In the summer of 2001 Brad Hornung and I traveled and climbed for 2 months in Alaska and Canada. After freezing in Alaska and scaring our wits out in Canada we opted to head south to the Tetons to climb warm alpine rock. Along the way we picked up Brad's sister, Christina, in Calgary and then headed south to Jackson where we met up with my brother John and his oldest son, Matthew, who was 13 at the time. ( Read more... )
My nephew, Matthew, and brother John, came to visit me for Matt's spring break. I'm not sure if they expected balmy spring like temperatures or not - but they certainly didn't get them. Temps hovered in the teens on the good days; on the bad days it was around -20 with 50 mph winds!
We spent 8 days skiing down on the Kenai Peninsula; 4 days at Turnagain Pass and 4 days up at Crescent Lake where we stayed at Crescent Saddle cabin. This was John and Mat's first winter visit to Alaska and their first ever backcountry ski trip.
I acted as ski guide for the entire trip and I have never worked so hard in my life... My brother and nephew learned fairly quickly; but I still had to literally battle with them to do key things like drink, eat, ski where I tell them to and not push themselves beyond their limits as well as seemingly stupid things like always wear liner gloves when it's -25 and not to lay down in the snow when tired. ( Read more... )
The forecast for Virginia during Christmas week called for clear sunny skies with highs in the 50 and 60s so I emailed my brothers and made plans to haul my boats down when I visited for Christmas. John drove down from Philly with three boats and wet suits, I showed up with 2 packrafts and one dry-suit and Charlie, ever the procrastinator, showed up with nothing.
We spent Christmas day and the day after with family eating, running around the farm with the kids and going for hikes at Sugar Hollow. Come Wednesday night my oldest brother John, my youngest brother Charlie and two of John's sons - Matthew (20 and fresh out of boot-camp) and JC a 14-year old kid who discovered kayaking this summer and has perfected his roll and is tackling Class IV rivers - sat around discussing our options and checking flows and forecast. Charlie was a bit apprehensive. He had some long johns and a rain jacket but didn't want to sit in the river knowing that it would be cold should he take a swim. However Charlie is someone you can always cajole into doing something stupid be it tackle 250 lb calves, ski in June, or boat in December; so it took little prodding to get him to agree to join us.
We made plans to get up early and drive to Lynchburg to run Balcony Falls on the James River. River levels were low - around 3 feet - but it was the only river with rapids running within a few hours drive and the forecast was calling for temps in the 50s. ( Read more... )
Pix from a Christmas hike in Shenandoah National Park. ( Read more... )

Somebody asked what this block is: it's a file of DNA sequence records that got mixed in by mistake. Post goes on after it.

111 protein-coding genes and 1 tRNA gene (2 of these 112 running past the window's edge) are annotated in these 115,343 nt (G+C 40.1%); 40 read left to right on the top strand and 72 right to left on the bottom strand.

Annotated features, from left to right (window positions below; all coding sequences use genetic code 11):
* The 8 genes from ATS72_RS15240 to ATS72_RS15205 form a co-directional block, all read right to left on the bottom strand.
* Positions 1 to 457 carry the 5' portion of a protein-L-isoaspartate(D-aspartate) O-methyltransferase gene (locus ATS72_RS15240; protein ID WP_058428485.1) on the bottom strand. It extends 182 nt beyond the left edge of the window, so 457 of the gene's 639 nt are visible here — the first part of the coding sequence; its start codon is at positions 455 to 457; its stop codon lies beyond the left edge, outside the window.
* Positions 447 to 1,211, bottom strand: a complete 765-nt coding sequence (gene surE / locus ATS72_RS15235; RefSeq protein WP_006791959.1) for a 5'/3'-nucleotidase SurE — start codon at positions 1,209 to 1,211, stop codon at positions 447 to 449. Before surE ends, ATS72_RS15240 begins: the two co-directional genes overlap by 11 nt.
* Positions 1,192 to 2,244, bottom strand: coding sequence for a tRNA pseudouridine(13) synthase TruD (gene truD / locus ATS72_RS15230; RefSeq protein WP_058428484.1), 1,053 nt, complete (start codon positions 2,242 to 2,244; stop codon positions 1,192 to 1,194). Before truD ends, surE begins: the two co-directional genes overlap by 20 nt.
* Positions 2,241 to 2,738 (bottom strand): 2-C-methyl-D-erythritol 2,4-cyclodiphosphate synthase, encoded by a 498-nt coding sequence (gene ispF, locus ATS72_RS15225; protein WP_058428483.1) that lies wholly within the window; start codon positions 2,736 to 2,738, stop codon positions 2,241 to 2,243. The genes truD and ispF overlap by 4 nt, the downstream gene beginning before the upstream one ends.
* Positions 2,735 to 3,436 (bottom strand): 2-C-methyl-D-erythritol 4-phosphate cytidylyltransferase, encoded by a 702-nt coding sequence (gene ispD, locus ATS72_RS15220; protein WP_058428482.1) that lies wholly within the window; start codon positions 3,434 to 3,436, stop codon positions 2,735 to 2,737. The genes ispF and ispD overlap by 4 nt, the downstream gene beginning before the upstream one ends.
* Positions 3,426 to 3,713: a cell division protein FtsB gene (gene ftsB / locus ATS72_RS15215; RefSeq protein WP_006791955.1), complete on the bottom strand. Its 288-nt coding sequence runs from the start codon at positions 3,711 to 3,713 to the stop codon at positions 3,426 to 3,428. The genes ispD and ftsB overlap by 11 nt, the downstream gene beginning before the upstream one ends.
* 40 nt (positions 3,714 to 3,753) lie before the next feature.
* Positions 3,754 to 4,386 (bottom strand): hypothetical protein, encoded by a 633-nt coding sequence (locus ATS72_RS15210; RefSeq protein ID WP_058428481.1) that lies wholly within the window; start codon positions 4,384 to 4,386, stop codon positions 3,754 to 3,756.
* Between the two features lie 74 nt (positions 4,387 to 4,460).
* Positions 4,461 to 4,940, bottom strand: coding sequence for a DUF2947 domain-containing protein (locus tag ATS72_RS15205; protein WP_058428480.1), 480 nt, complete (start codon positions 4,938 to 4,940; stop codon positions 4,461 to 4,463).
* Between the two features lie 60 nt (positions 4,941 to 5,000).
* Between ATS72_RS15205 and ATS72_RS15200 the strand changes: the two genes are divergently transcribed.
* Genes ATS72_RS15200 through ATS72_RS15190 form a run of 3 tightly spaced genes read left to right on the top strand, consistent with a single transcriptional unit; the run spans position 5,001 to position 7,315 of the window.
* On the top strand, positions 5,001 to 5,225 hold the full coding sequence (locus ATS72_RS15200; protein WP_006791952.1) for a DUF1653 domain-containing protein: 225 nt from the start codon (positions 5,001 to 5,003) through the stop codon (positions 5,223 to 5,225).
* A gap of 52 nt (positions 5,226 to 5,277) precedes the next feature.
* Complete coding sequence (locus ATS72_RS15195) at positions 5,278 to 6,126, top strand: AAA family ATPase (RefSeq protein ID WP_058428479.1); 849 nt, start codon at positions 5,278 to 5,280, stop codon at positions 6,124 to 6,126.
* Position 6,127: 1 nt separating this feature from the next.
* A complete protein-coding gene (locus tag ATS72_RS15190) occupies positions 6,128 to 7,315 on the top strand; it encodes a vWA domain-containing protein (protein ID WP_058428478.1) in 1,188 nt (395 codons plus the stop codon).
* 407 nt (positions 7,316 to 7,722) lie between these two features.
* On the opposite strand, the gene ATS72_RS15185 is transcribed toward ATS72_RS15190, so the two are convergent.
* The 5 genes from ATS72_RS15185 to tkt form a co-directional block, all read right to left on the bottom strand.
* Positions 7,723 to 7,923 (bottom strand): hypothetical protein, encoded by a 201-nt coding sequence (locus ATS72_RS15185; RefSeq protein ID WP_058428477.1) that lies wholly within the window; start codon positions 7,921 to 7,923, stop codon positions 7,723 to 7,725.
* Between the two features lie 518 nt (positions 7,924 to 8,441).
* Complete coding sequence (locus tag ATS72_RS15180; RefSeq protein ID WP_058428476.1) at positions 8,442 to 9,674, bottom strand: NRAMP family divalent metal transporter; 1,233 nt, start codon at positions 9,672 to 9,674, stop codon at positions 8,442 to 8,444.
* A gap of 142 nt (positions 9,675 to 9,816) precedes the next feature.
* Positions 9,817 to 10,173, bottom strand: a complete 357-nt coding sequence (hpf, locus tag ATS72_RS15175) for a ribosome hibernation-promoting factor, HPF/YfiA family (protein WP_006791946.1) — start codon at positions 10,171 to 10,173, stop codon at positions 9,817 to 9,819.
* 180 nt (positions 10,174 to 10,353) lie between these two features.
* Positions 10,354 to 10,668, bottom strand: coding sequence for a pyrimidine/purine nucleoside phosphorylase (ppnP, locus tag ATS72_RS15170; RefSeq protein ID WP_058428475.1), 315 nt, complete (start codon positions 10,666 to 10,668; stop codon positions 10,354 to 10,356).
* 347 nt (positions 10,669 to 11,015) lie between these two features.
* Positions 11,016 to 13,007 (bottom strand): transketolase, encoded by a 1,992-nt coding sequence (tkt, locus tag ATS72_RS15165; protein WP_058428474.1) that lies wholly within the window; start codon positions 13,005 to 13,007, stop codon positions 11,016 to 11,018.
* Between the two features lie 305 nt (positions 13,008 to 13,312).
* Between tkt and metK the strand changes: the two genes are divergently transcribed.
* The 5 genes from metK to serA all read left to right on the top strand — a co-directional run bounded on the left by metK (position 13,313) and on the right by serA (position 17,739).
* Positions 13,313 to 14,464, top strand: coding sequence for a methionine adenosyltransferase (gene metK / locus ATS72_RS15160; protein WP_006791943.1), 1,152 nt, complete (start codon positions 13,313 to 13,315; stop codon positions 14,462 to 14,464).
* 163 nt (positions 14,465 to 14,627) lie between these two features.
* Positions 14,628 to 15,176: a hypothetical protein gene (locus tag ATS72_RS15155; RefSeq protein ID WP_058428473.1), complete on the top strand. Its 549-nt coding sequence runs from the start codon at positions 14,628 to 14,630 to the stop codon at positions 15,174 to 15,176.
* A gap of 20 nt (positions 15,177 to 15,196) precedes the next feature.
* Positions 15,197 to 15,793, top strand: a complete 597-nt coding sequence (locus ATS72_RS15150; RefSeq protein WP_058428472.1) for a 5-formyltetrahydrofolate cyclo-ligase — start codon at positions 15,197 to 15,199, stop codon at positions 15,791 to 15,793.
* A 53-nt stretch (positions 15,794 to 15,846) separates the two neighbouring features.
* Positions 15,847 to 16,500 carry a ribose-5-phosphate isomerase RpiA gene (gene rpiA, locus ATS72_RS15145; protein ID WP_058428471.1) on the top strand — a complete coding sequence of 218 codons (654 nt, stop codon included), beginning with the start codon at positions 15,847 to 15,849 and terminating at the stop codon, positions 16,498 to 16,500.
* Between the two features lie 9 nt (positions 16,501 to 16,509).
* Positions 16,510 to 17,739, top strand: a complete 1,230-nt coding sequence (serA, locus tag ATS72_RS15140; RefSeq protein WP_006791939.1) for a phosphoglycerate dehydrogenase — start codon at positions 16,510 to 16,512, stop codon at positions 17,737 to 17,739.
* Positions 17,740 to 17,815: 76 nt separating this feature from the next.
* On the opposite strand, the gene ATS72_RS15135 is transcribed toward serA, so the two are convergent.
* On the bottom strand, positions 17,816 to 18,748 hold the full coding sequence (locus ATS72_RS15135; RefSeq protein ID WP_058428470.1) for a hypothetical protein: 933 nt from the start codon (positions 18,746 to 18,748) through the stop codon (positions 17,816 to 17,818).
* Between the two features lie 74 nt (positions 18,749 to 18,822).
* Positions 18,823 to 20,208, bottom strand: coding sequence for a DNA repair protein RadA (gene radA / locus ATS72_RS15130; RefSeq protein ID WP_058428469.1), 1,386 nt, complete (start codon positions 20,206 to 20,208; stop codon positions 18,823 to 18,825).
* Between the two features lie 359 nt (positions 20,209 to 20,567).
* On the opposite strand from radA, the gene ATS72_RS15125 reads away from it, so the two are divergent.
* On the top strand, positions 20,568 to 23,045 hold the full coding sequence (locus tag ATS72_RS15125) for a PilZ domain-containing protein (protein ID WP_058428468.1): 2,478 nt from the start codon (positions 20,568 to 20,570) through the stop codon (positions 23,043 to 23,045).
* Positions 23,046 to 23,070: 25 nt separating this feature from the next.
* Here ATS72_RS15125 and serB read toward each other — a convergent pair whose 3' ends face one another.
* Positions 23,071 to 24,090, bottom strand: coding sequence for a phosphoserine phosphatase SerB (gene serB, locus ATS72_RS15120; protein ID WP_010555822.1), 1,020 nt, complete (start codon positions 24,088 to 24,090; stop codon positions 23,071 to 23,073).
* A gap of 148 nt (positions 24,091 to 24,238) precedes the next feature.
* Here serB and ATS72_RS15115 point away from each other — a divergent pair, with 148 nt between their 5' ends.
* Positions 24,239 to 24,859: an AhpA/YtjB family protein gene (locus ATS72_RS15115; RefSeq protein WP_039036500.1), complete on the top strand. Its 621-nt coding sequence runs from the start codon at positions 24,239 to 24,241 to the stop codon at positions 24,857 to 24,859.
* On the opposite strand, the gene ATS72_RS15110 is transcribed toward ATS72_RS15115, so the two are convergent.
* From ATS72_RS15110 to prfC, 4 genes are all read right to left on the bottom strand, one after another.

Summer in Alaska is for family visitors. Some years no one shows up… Other years they show up in mass – a week here, a week there. Sometimes 2 weeks. Sometimes 3 weeks… sometimes more. Not that I’m complaining… when family visits it’s a chance to show them how you live. And how you live might mean a long rafting trip in torrential rain, a lazy day floating the Kenai without any sign of fish or a brutal slog through dense brush in the middle of Chugach State Park. And even if that summer visitor isn’t ready for what you’re about to give them (like endless fishing in torrential rains) – it really doesn’t matter. We’ve got all of 3 months to pack in a summer (even if that summer is 35 degrees and raining) and the summer visitor is along for the ride whether they like it or not!
So when my brother Charlie and his wife, Liz, showed up we automatically piled them back into the truck and forced them to drive 5 hours north towards the eastern Alaskan Range where we spent 5 days fishing and floating the Gulkana River. ( Read more... )
Swimming big water is kind of like falling. If you don't anticipate the moment it's not so bad. One second you're tipping (death grip on the paddle), the next second you're gulping, the third second you remember to cup your mouth to keep the spray out. By the fifth second you’re struggling to figure out which way is upstream and which way is downstream. Then you’re out of the waves, bouncing downriver and you automatically start kicking to shore. ( Read more... )
There is nothing like an east coast fall. ( Read more... )
Photos and thoughts from a July 4th hike across Kesugi Ridge with dogs and children and giant backpacks. ( Read more... )
... Our route first climbed to Albino Lake where we set up our tents near the lakeshore. West of camp was an easy route up the south ridge of Lonesome Mountain (11,399') and we spent a layover day taking turns hiking up the south ridge for a great view of the high lakes region. We followed this up with a short move over a pass to Jasper Lake where we camped in-between Jasper and Golden lakes and scrambled up the south ridge of Spirit Mountain (12,283'). This in turn was followed by a long day across the high lakes plateau to a buggy camp at Renee Lake followed by a casual walk out a nice trail. The hiking was quite pleasant and the fishing was excellent... ( Read more... )
Photos and notes from a 5 day kid float down Meander Canyon - the mellow 51 mile stretch of the Colorado River from Potash to Spanish Bottom. ( Read more... )
This is a photo dump from a recent trip down Desolation and Gray Canyons on the Green River. 10 of us flew down from Anchorage and spent a week on the river. We had 6 adults and 4 kids ages 3-6. We crowded into 2 16' rafts and brought a packraft as an extra boat. We had perfect weather (7 days of 70 degree sun) and low flows (3000cfs) which meant the majority of the rapids were mere ripples (but also meant that travel was slow). It was the perfect October escape from Anchorage which can be dreary before the snow arrives. ( Read more... )